Nixon called the measure “extreme and disrespectful.” He said it would only “create emotional and financial hardships for women who have undoubtedly already spent considerable time wrestling with perhaps the most difficult decision they may ever have to make.”
Kansas City recently passed a ban on the open carry of firearms. An override would effectively wipe out the ordinance. State lawmakers have framed the issue as a debate over the Second Amendment, arguing cities should not have the authority to limit a constitutionally protected right.
In addition to the open carry provision, the legislation would lower the minimum age required to get a concealed weapons permit to 19 from 21 and allow specially trained teachers to carry concealed guns in public schools.
The governor is also expected to score some victories, chief among them on his veto of a student transfer bill that would allow students to transfer to non-religious private schools with local tax dollars helping pay for tuition.
Although it originally cleared the Senate overwhelmingly, its margin of victory in the House was 20 votes shy of the needed two-thirds override majority.
The bill’s sponsor, Senate Education Committee Chairman David Pearce of Warrensburg, expects the Senate to vote to override Wednesday to send a message to the governor. But Pearce doubts it will get much traction in the House.
“Picking up 20 votes is a huge hill to climb,” he said.
Another bill facing long odds would rewrite Missouri’s payday loan laws. The bill’s sponsor, Sen. Mike Cunningham, told Missouri Digital News he may not even call for a vote to override the governor’s veto. When the bill originally passed the Senate, five Republicans voted against it.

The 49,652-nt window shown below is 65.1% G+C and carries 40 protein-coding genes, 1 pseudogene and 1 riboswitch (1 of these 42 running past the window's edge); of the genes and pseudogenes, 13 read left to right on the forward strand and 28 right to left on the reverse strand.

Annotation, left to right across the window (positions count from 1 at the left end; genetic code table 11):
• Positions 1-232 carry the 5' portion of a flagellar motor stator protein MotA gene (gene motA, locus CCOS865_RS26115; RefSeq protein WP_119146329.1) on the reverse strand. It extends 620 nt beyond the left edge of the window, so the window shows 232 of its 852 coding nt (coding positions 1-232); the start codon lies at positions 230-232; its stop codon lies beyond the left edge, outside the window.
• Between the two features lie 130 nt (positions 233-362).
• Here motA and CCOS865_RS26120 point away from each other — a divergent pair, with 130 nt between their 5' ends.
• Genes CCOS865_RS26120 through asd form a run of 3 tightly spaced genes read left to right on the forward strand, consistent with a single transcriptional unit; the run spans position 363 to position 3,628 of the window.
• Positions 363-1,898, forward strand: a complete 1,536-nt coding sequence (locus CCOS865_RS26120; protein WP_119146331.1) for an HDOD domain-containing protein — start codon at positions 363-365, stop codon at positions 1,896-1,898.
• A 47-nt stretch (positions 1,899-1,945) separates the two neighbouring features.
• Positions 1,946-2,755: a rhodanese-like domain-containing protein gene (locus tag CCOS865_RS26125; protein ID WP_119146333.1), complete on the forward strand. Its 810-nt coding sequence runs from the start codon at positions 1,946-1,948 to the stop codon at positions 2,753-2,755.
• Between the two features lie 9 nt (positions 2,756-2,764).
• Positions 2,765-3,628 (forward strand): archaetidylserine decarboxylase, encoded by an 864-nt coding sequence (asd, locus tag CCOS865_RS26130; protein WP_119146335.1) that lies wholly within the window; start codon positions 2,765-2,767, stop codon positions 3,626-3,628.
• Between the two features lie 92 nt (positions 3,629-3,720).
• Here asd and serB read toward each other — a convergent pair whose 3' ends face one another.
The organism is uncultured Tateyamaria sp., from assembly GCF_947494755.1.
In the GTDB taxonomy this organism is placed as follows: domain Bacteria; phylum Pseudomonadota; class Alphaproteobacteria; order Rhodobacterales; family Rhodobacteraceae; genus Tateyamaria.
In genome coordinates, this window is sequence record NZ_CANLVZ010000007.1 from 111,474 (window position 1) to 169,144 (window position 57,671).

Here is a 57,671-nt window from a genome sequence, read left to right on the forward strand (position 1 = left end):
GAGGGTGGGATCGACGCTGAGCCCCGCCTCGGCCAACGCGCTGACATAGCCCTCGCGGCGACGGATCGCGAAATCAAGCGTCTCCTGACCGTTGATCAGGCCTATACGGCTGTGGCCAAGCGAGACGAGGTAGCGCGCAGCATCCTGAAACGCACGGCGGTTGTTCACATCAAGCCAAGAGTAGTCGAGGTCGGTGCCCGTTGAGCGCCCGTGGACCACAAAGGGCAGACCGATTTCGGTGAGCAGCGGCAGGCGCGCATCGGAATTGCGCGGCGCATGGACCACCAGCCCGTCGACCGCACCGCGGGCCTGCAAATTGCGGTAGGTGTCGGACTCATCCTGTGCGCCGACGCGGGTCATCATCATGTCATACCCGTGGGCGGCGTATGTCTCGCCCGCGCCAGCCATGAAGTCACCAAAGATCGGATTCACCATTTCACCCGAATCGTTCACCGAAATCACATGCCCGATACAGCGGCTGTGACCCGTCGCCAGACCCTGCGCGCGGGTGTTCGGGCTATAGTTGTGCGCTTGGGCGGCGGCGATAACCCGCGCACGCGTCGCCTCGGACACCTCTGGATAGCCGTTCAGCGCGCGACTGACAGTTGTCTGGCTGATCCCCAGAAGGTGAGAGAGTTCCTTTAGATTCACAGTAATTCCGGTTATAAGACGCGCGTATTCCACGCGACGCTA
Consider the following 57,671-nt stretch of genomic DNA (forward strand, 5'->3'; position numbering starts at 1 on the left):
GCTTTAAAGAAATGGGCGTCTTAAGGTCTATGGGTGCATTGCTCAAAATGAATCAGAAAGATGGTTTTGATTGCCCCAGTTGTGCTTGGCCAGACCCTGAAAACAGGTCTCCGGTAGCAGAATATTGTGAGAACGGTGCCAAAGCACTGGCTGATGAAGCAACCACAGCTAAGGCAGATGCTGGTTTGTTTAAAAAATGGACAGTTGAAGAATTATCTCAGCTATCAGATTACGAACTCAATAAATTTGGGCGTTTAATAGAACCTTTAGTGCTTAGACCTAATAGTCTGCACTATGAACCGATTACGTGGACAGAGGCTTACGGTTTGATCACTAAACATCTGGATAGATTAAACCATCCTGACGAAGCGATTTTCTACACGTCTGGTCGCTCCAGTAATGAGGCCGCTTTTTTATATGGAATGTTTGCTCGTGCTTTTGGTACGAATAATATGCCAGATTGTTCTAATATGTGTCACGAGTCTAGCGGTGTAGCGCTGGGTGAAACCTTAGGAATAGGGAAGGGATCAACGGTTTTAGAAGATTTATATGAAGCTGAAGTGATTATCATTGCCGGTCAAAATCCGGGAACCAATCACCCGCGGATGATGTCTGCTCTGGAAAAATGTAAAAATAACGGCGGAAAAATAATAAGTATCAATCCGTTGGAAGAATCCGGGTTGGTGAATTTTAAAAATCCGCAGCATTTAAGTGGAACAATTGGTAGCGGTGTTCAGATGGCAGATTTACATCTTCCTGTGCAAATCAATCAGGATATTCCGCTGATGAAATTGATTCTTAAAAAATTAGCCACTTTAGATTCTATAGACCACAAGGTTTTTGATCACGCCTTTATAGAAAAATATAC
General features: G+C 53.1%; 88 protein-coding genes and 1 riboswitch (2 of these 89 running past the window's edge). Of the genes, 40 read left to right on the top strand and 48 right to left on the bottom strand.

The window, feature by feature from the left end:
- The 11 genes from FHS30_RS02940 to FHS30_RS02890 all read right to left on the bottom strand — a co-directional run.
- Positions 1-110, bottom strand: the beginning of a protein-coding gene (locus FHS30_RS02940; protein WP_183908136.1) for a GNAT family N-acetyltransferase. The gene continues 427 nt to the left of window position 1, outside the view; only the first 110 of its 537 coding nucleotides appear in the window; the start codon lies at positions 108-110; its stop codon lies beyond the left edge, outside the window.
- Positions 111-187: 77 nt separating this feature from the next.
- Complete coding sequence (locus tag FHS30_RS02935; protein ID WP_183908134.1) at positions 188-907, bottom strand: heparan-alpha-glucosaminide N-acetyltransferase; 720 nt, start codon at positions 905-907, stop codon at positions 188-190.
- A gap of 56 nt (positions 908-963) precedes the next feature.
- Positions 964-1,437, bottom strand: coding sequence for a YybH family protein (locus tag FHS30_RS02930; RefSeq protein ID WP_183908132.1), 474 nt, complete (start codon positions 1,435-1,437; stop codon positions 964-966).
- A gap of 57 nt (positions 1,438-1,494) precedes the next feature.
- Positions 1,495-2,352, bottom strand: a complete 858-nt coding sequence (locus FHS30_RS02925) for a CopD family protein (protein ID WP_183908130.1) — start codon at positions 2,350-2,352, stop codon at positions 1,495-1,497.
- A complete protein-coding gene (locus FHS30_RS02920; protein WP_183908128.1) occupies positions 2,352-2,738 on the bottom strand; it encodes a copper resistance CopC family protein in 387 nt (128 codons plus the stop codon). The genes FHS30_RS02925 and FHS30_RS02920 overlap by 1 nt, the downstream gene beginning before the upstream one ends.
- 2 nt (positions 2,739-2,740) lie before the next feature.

Nixon also hopes to sustain his veto of legislation exempting electronic cigarettes from state tobacco taxes and regulations and banning their sales to minors. Last week he convened a panel of medical professionals to highlight what they described as the dangers of electronic cigarettes.
The bill originally passed with plenty of support for an override, but its sponsor concedes that support has faded a bit.
Override efforts for bills granting tax breaks for certain businesses may also face problems. At least one GOP lawmaker — Rep. Jay Barnes of Jefferson City — has said he plans to vote against overrides of all but one.
Veto sessions typically last one day. But with the sheer number of vetoes to be considered, legislative leaders say lawmakers could work through Friday.
Pearce told The Star that he has a family commitment that will force him to leave the Capitol if the session goes longer than one day. Without his vote, Republicans would no longer have a veto-proof majority in the Senate.
The length of the session may come down to how lawmakers handle the governor’s budget vetoes.
The governor believes lawmakers must hold a separate vote on all 130 line-item vetoes. Some Republicans believe they can instead vote on budget bills as a whole, limiting the number of votes to only 13.
“That’s the way we are hoping to proceed,” Silvey said, adding that there is historical precedent backing up the constitutionality of that strategy. Senate President Pro Tem Tom Dempsey has requested a legal opinion on the question from Attorney General Chris Koster.
Nixon, who was attorney general for nearly two decades, said that if the GOP goes that route it will be in violation of the constitution.
“Missourians,” Nixon said, “deserve to see a roll call vote for every one of these folks who wants to invent another program and override me to spend money we don’t have.”